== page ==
Harvard was founded in 1636, making it the oldest university in the United States. The school has produced 47 Nobel Prize winners, 32 heads of state, and 48 Pulitzer Prize winners. It has the largest academic library in the world (Widener Library, home to some 6 million volumes).
Founded in 1209, Cambridge University is one of the oldest universities in the world. The alumni includes Francis Bacon, Isaac Newton, Charles Darwin, James Clerk Maxwell, Augustus De Morgan, Ernest Rutherford, Roger Penrose, and Stephen Hawking. Its over 18,000 students represent more than 135 countries and its faculty have earned over 80 Nobel Prize winners.
MIT was founded in 1861 and is one of the world`s premier science research center. There has been 80 Nobel award winners, 56 National Medal of Science winners, 43 MacArthur Fellows, and 28 National Medal of Technology and Innovation winners. Since 1899, MIT Technology Review has continuously researched developing trends in the industrial sciences and other related fields. Notable alumni from MIT include Apollo 11 astronaut Buzz Aldrin, father of linguistics Noam Chomsky, former U.N. Secretary General Kofi Annan, and former Federal Reserve Chairman Ben Bernanke.
While there is no founding date for Oxford, there is evidence of teaching as far back as 1096, making it the oldest university in the English-speaking world. Oxford’s academic community includes 80 Fellows of the Royal Society and 100 Fellows of the British Academy. President Bill Clinton attended Oxford along with many other heads of state.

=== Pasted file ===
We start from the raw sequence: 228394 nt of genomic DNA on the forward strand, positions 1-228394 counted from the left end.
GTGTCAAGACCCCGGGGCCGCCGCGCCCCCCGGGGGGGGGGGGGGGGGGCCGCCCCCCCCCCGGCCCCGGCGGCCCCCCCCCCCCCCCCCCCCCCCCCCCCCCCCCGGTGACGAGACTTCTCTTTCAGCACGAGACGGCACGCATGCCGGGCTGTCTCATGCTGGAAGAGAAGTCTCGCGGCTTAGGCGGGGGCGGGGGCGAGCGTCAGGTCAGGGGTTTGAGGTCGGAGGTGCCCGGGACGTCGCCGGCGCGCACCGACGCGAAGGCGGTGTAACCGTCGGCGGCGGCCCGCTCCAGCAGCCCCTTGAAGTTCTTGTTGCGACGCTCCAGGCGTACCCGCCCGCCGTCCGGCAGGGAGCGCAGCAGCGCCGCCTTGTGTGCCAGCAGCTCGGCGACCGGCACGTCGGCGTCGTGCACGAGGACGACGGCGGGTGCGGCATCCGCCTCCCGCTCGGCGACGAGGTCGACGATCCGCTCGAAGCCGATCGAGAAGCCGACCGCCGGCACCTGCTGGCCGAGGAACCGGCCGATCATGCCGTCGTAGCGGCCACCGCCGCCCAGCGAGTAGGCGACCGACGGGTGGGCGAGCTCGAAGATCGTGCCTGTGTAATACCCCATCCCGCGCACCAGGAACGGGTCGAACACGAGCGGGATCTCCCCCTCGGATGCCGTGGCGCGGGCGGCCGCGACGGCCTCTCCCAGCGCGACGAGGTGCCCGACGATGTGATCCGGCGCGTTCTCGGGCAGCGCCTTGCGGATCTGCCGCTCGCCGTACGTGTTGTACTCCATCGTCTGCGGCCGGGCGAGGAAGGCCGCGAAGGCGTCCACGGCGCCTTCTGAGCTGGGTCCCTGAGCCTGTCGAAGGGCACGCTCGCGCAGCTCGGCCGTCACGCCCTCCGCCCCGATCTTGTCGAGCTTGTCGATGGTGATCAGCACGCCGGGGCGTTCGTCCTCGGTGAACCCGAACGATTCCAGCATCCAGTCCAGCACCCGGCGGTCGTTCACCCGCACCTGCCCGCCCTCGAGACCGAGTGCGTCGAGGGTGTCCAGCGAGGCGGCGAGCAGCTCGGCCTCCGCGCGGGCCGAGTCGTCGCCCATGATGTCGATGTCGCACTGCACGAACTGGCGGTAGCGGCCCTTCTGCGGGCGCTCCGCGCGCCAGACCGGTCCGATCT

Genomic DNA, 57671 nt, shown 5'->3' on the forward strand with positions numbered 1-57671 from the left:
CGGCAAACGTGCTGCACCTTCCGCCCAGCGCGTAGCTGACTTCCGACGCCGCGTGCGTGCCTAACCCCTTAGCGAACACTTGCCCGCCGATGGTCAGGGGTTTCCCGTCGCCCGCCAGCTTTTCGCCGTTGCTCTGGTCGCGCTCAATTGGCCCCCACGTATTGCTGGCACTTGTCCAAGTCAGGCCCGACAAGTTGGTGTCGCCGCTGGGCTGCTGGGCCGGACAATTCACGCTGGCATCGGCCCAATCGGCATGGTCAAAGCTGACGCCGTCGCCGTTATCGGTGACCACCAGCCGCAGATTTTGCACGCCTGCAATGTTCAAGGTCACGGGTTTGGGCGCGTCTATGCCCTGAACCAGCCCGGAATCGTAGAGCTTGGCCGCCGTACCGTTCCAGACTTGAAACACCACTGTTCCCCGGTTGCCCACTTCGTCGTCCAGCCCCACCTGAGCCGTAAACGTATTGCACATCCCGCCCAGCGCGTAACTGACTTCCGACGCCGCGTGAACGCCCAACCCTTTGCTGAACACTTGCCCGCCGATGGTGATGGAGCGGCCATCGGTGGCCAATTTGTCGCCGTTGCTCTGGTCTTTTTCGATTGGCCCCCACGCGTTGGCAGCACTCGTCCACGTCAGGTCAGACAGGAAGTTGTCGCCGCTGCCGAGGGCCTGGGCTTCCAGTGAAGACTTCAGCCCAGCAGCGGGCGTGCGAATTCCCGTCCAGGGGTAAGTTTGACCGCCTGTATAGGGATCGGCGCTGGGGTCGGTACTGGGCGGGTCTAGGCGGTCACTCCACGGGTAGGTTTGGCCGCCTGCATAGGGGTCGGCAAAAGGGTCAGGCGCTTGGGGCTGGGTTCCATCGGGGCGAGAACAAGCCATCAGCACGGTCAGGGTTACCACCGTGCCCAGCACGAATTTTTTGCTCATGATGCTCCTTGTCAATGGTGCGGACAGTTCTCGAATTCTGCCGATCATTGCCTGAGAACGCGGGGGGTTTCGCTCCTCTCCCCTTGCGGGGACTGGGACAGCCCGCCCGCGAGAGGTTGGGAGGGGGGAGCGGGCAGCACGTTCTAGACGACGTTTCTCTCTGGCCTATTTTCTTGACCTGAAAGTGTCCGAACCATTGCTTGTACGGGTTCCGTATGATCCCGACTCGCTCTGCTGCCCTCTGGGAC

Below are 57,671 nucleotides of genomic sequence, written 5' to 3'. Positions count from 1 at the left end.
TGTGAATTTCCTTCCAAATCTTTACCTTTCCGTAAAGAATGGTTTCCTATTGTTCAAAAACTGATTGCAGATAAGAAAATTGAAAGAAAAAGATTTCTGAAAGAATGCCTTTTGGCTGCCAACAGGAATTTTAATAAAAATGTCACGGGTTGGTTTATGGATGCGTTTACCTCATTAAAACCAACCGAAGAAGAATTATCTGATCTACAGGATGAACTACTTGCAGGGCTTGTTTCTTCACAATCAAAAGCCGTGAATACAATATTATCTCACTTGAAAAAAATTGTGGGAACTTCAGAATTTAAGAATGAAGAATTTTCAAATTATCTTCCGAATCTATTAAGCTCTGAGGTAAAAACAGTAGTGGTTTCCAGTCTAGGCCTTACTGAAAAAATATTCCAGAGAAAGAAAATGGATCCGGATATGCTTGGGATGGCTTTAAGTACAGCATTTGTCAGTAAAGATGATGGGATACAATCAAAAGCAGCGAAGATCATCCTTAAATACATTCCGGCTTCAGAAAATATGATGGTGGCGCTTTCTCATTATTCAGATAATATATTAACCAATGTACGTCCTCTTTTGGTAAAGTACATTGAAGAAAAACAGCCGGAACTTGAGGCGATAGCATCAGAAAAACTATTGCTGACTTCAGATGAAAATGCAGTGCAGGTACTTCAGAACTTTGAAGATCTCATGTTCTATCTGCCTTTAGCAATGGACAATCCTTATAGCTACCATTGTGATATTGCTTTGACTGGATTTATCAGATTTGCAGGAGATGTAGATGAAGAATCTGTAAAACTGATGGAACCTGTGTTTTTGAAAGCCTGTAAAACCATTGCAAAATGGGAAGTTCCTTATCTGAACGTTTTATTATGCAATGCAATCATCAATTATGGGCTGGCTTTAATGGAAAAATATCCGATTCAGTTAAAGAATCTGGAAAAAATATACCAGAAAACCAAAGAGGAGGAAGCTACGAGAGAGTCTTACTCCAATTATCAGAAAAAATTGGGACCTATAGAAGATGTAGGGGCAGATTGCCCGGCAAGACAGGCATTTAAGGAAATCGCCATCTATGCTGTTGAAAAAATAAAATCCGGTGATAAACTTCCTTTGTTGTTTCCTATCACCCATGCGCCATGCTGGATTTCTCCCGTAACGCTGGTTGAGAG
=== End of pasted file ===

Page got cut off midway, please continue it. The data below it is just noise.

The Swiss Federal Institute of Technology is known by its German acronym ETH and the highest-ranked school on the continent of Europe. It was once home to Albert Einstein. Twenty-one Nobel Prize winners came from ETH.
University of Tokyo is not only the leading school in Japan, but also the leading school in all of Asia and now attracts students from over 100 nations.University of Tokyo runs numerous research institutes studying multiple fields, including medical science, earthquakes, Asian culture, molecular bioscience, cosmic ray research, solid state physics, and environmental science. The school has produced seven Nobel Prize winners and one Field’s Medalist.
The oldest Catholic university in the world was founded in 1425 by Pope Martin V. It is the Catholic University of Louvain located in Louvain, Belgium. KU Leuven is Belgium’s largest university. Even though its library burned down in both world wars, the school now has 30 auxiliary libraries with 4.3 million volumes. The school has produced multiple Nobel Prize winners.